N-(1-(1-methyl-1H-indole-2-carbonyl)piperidin-4-yl)-N-(pyridin-4-ylmethyl)methanesulfonamide (7e)

1HNMR: δ 1.30–2.52 (4H, m,1.47 (d, J = 13.4 Hz), 2.09 (d, J = 13.4 Hz)), 3.07 (3H, s), 3.25–3.69 (4H, m, 3.30 (d, J = 15.2 Hz), 3.30 (d, J = 15.2 Hz)), 3.86 (3H, s), 4.18 (1H, t, J = 10.3 Hz), 4.72 (2H, s), 6.86 (1H, d, J = 1.0 Hz), 7.19–7.77 (6H, m, 7.20 (d, J = 4.8 Hz), 7.31 (d, J = 8.0 Hz), 7.35 (t, J = 7.7 Hz), 7.39 (d, J = 7.8 Hz), 7.54 (d, J = 8.0 Hz)), 8.76 (2H, d, J = 4.8 Hz). LCMS m/z Cal. [M-H]+526.17 found [M-H]+526.82.

N-((4-bromothiophen-2-yl)methyl)-N-(1-(1-methyl-1H-indole-2-carbonyl)piperidin-4-yl)methanesulfonamide (7g)

1H NMR: δ 1.30–2.15 (15H, m,1.30 (d, J = 13.2 Hz), 1.43 (d, J = 13.2 Hz), 1.50 (d, J = 13.0 Hz), 1.51 (d, J = 12.9 Hz), 1. 51 (d, J = 12.9 Hz), 1.65 (d, J = 13.0 Hz), 1.68 (d, J = 13.1 Hz), 1.73 (d, J = 13.1 Hz), 1.76 (d, J = 13.4 Hz), 1.77 (d, J = 13.4 Hz), 1.89 (d, J = 13.4 Hz), 1.96 (d, J = 13.4 Hz), 1.99 (d, J = 13.6 Hz), 2.02 (d, J = 13.6 Hz), 2.02 (d, J = 9.6 Hz)), 2.93 (3H, s), 3.03 (3H, s), 3.28–3.55 (5H, q, 3.28 (d, J = 9.9 Hz), 3.28 (d, J = 15.2 Hz), 3.50 (d, J = 15.2 Hz), 3.55 (d, J = 15.2 Hz), 3.55 (d, J = 15.2 Hz)), 3.78 (1H, J = 7.4 Hz), 4.02 (1H, t, J = 10.3 Hz), 4.62 (2H, 4,62(s)), 7.05 (1H, d, J = 1.9 Hz), 7.67 (1H, d, J = 1.9 Hz). LCMS m/z Cal. [M-H]+511.04 found [M-H]+512.02.

N-(2,2-diphenylethyl)-N-(1-(1-methyl-1H-indole-2-carbonyl)piperidin-4-yl)methanesulfonamide (7h)

1H NMR: δ 1.23–1.29 (4H, m, 1.26 (d, J = 13.4 Hz), 1.29 (d, J = 13.4 Hz)), 1.64 (3H, s), 2.25–2.89 (4H, m, 2.57 (d, J = 15.2 Hz), 2.88 (d, J = 15.2 Hz)), 2.90–3.99 (5H, q, 3.86 (d, J = 6.1 Hz), 3.99 (s)), 4.00 (1H, tt, J = 10.3 Hz), 4.30 (1H, t, J = 6.1 Hz), 6.67 (1H, d, J = 0.9 Hz), 7.19–7.80 (14H, m, 7.19 (tt, J = 7.7, 1.3 Hz), 7.23 (d, J = 7.8 Hz), 7.30 (m, J = 7.7 Hz), 7.35 (m, J = 7.8 Hz), 7.37 (d, J = 8.0 Hz), 7.77 (d, J = 8.0 Hz), 7.79 (d, J = 7.8 Hz)). LCMS m/z Cal. [M-H]+515.22 found [M-H]+516.24.

N-(cyclohexylmethyl)-N-(1-(1-methyl-1H-indole-2-carbonyl)piperidin-4-yl)methanesulfonamide (7i)

1H NMR: δ 0.90–1.94 (10H, m, 0.92 (d, J = 12.1 Hz), 0.94 (d, J = 12.1 Hz), 1.25 (d, J = 12.8 Hz), 1.29 (d, J = 12.8 Hz), 1.37 (d, J = 13.3 Hz), 1.48 (d, J = 13.3 Hz)), 1.67–1.94 (5H, q, 1.68 (d, J = 13.5 Hz), 1.79 (t, J = 10.3 Hz), 1.85 (d, J = 13.5 Hz)), 2.92 (3H, s), 3.00–3.04 (4H, m, 3.028 (d, J = 15.2 Hz), 3.028 (d, J = 15.2 Hz)), 3.77–3.85 (5H, q, 3.77 (d, J = 5.7 Hz), 3.85 (s)), 4.00 (1H, tt, J = 10.3 Hz), 6.67 (1H, d, J = 1.0 Hz), 7.20–7.70 (4H, m, 7.21 (d J = 8.0 Hz), 7.33 (t, J = 7.7 Hz), 7.42 (d, J = 7.8 Hz), 7.69 (d, J = 8.0, 1.2, 0.5 Hz)). LCMS m/z Cal. [M + H] + 431.22 found [M + H] + 431.19.

N-(3,5-dichlorobenzyl)-N-(1-(1-methyl-1H-indole-2-carbonyl)piperidin-4-yl)methanesulfonamide (7j)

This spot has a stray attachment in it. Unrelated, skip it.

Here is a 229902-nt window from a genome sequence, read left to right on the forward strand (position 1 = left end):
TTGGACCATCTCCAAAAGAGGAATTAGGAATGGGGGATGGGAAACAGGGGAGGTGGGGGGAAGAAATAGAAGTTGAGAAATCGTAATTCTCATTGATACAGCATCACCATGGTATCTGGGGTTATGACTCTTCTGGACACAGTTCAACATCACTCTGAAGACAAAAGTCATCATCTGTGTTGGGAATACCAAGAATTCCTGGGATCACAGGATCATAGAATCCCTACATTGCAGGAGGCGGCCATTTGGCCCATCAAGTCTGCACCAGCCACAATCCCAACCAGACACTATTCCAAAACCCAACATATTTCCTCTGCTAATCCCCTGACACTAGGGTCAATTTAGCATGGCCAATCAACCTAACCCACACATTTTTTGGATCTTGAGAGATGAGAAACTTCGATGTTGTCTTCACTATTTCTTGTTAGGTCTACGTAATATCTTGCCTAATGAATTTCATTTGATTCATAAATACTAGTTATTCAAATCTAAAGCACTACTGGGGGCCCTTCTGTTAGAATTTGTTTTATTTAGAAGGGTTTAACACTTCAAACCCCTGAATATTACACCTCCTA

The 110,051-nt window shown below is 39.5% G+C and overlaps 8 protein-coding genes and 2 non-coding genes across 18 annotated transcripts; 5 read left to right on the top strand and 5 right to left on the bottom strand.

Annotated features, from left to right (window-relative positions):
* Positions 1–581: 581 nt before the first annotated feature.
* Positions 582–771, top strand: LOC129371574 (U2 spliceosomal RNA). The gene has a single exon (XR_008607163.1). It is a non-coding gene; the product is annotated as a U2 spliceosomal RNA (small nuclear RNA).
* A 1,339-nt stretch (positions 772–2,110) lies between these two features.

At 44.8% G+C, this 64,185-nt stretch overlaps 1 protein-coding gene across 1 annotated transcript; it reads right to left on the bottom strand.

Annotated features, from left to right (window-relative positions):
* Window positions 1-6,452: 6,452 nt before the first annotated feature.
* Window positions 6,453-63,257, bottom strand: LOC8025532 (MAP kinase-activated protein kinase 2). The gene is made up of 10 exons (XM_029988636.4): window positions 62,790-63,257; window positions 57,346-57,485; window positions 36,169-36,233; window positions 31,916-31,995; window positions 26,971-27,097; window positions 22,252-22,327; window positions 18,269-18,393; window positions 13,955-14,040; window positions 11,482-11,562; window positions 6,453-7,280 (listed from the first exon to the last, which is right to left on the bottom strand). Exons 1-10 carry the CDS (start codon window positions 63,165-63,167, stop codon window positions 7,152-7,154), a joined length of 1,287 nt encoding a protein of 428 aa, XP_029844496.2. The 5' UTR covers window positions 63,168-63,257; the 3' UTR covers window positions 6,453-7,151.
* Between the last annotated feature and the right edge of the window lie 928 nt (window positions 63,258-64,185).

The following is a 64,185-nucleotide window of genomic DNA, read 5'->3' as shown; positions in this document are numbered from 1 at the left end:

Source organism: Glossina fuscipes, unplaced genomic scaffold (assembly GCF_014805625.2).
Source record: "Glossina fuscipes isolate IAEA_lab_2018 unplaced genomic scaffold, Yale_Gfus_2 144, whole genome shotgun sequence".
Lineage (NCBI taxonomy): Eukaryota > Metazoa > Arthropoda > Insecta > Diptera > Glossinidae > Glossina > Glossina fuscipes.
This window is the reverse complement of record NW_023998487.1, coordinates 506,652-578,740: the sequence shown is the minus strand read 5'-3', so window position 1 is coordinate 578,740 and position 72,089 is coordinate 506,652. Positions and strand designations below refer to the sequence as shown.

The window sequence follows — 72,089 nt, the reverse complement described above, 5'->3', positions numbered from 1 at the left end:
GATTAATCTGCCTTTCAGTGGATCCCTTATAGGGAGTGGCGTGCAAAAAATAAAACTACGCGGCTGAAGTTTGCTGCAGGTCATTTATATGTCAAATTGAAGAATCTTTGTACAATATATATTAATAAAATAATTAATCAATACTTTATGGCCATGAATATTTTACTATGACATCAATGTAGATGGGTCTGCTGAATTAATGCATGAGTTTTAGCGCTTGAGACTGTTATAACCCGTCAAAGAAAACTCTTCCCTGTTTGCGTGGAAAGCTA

1HNMR: δ 0.90–1.87 (4H, m, 1.45 (d, J = 13.4 Hz), 1.64 (d, J = 13.4 Hz)), 2.92 (3H, s), 2.97–3.00 (4H, m, 2.98 (d, J = 15.2 Hz), 2,98 (d, J = 15.2 Hz)), 3.17 (3H, s), 3.82 (1H, t, J = 10.3 Hz), 4.40 (2H, s), 6.58 (1H, d, J = 1.0, 0.5 Hz), 7.18 (2H, d, J = 1.6 Hz), 7.30–7.66 (5H, q, 7.30 (t, J = 1.6 Hz), 7.34 (d, J = 8.0 Hz), 7.36 (t, J = 7.7 Hz), 7.41 (d, J = 7.8 Hz), 7.64 (d, J = 8.0 Hz)). LCMS m/z Cal. [M-H]+ 493.10 found [M-H]+494.10 (Additional file 1).


In Conclusion, Sulfonamide based indole derivatives are synthesized and discovered as antimicrobial agents. The biological assay showed that all the synthesized compounds showed good activity towards Gram Positive Staphylococcus aureus and inactive towards Bacillus megaterium. Among all Gram-negative bacterial organisms, all the synthesized compounds showed good activity towards Gram-Negative and are highly potent towards Klebsiella pneumonia. This study helps for further research in indole-containing derivatives.

Availability of data and materials

Data and materials are available upon request.



Antimicrobial resistance


World Health Organization


Methyl iodide


Tetra hydro furan


1-Ethyl-3-(3-dimethyl amineopropyl) carbodilimide


Hydroxy benzotrizole




P-toluen sulfonic acid


Thin layer chromatography




Methylene chloride


Tri methyl silane


Nuclear magnetic resonance


Parts per million


Liquid chromatography mass spectrometry








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The authors are thankful to the Shri MM Patel College of Science and Research, Department of Chemistry, Kadi Sarva Vishwavidyalaya, India for providing necessary facilities. The authors thank especially Principal (Prof.) Keyur Shah, SMMPISR, Gandhinagar, Gujarat for providing lab research facilities, Dr. Shavi Rana and Ms. Kruti Patel for extending their support in whole research work.


The author declare that no funds, authorship and other support received from anyone.

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KA, Dr. TP Contributed to design of the research, Material preparation, writing the manuscript, editing, designed the table and figures done by KA, Antimicrobial activity was performed and written by Dr. RP. Sample characterization with spectroscopy was done by KA, Dr. TP. Dr. TP was involved in supervision of all work. All authors read and approved the final manuscirpt.

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Correspondence to Khushbu Agrawal.

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. Spectral data of NMR and LCMS Spectroscopy of Synthesised Compound.

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Agrawal, K., Patel, T. & Patel, R. Synthesis, biological activity of newly designed sulfonamide based indole derivative as anti-microbial agent. Futur J Pharm Sci 9, 17 (2023).